Legio Wargames

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By smacdowall, Jul 5 2020 09:37AM

In their famous green and white livery, these archers round out the Black Prince's contingent. The figures are a mix of Perry, Front Rank and Crusader miniatures. Some of the larger Front Rank bows and hands have been swapped for the better proportioned Perry.

I have a few more English to paint (the Earls of Oxford and Warwick's contingents) but will pause for a bit as I now need to concentrate on painting up a few more French knights.

By smacdowall, Jun 22 2020 03:15PM

I have now finished painting the Black Prince’s contingent for Crécy.


Here is young Prince Edward of Woodstock with his men at arms. Front rank: the Black Prince (centre), Godfrey de Harcourt (to his right), the Earl of Stafford (to his left).



And the rear view: Sir Reynold Cobham (right) Sir Richard FitzSimons (standard bearer, centre) and a man at arms in the Prince’s livery.


To fight alongside the men at arms are some spearmen, led by Sir John Chandos (white shield with red pile), and Sir Bartholomew de Burghersh (red shield with yellow lion).



This is the full contingent arrayed for battle with archers in front. The miniatures are a mix of Perry, Front Rank, Essex and Wargames Foundry.


I have greatly enjoyed painting them and pleased with the way I have managed to blend the miniatures from different manufacturers. It has required a bit of surgery here and there with head, hand and bow swaps but I think it is worth it.


Next up with be a unit of Cheshire and Flintshire archers. Then I need to think about painting up some more French knights.


By smacdowall, May 29 2020 03:57PM

When I paint a unit I try to do just that — paint the unit as an entity rather than several individual figures. I find the key to getting the right look is to keep to a relatively small number of colours and use those colours that complement each other.


Black will be the predominant colour as the Black Prince’s livery. I am not entirely certain that black was Edward of Woodstock’s livery colour but decided to go with it anyway, even though the Black Prince did not get that sobriquet until the 16th century. I like the look, so my little men (or some of them) will wear black.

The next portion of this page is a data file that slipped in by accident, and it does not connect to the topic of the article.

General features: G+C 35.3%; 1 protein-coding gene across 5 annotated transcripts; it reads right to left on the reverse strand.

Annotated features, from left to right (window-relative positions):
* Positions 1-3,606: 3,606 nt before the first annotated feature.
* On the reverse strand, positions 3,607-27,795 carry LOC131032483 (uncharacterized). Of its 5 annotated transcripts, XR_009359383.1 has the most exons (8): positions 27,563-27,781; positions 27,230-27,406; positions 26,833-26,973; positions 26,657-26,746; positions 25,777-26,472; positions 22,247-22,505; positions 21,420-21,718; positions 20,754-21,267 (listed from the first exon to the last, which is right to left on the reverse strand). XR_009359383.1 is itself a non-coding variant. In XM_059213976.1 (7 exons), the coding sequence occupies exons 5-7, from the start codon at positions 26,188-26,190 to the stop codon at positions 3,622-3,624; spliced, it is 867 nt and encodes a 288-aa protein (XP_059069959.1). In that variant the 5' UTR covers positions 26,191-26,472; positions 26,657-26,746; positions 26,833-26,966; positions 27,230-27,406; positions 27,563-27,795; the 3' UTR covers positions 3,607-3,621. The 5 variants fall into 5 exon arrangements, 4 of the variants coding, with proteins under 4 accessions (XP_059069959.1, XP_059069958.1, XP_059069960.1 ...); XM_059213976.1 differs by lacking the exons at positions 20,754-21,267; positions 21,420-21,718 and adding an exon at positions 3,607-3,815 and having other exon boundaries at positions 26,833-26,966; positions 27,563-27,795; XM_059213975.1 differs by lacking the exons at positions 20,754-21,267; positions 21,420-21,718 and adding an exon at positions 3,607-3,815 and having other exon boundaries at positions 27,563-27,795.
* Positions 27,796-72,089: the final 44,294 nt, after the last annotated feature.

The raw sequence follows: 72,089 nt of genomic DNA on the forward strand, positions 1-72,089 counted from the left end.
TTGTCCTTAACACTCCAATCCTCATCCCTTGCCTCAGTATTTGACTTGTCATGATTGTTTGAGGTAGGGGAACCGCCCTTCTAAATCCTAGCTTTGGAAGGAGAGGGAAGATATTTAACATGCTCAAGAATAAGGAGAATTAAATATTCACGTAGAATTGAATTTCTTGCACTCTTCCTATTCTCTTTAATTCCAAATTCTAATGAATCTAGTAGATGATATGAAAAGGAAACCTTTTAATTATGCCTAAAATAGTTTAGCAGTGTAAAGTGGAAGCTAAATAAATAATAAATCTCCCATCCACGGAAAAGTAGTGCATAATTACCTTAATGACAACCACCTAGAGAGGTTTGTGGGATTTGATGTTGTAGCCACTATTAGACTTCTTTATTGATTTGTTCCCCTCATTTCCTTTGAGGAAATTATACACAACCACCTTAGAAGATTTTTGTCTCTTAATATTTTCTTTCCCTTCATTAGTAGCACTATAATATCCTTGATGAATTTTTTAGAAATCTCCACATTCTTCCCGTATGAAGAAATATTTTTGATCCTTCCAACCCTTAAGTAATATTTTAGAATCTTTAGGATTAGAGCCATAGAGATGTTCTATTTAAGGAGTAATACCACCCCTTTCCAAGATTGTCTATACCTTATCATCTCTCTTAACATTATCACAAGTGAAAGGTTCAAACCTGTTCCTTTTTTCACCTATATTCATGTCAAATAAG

Natural linen for the aketons matches nicely with the black and I use various shades of green and red as the other main complementary colours.



Black is quite a tricky colour to get right. I start with a very dark grey (with some tan mixed in) thinned down and painted over the white undercoat to create highlights and shadows. I then touch up the highlights with a medium grey followed by a very thin pure black wash over the whole thing to deepen the shadows. Then I added a white feather as the prince’s livery badge.


I created the unit banner on my computer then sized and printed it. The design of the three white feathers on black is from the Prince of Wales’ ’shield of peace’. Legend has it that he adopted the badge along with the motto 'Ich dien' from the King of Bohemia whose bravery so impressed him at Crécy. The veracity of this is far from certain.


I then cut the flag out and overpaint it. This may seem like an unnecessary chore but I find a printed flag looks like… well, a printed flag. Overpainting makes it look more natural and vibrant. I paint the bit between the two halves the colour of the flag pole. In this case I have experimented with a few bars to represent the cloth that would have been wrapped around the pole — not something I have done before.


I attach the flag to the pole with white glue. I know banners tended to be stiff in this period (held at the top as well at the side). But without having a horizontal pole at the top I don’t think it looks right. Therefore I do give it a bit of flow but not as much as I would normally. I create the folds by gently wrapping the flag around a cocktail stick or paint brush handle when the glue is still wet. When it dries the falg will remain in place.











By smacdowall, May 28 2020 04:02PM

I am painting the Black Prince’s archers in my usual way: white undercoat, then armour, then the rest from the inside (skin) to the outside. The reason I start with armour is that I do it by dry brushing several layers over a dark base. Inevitably the rest of the model gets streaked with various metal colours which would make a complete mess of any other painting. I find that painting everything else from the inside out (starting with skin and ending with belts and shoes) is the best way of avoiding inadvertently smearing something I have already painted (although it still does happen)



Faces and hands are done with a pale base flesh, followed with a flesh wash (I like Games Workshop’s). The wash brings out the detail and deepens the tone. I also apply flesh wash over some of the armour. This gives it a light slightly rusty patina which any non-blackened iron would acquire pretty quickly in the era before stainless steel.


Then I touch up eyes (with dark brown), mouths (with red-brown) and highlights (with pale flesh and a bit of red for the cheeks).



As I paint the flesh I am painfully aware of just how large the heads and hands of the Front Rank figures are (right of photo from viewer’s perspective). The Front Rank figure at front right has a Perry left hand holding his bow, the oversized right hand is the original. Yet when I look at them from a distance they seem OK. The eye and brain have an uncanny ability to compensate and correct flaws. I’m hoping that the painting will blend the differently proportioned figures together.


I will post photos of the remaining stages over the next few days.


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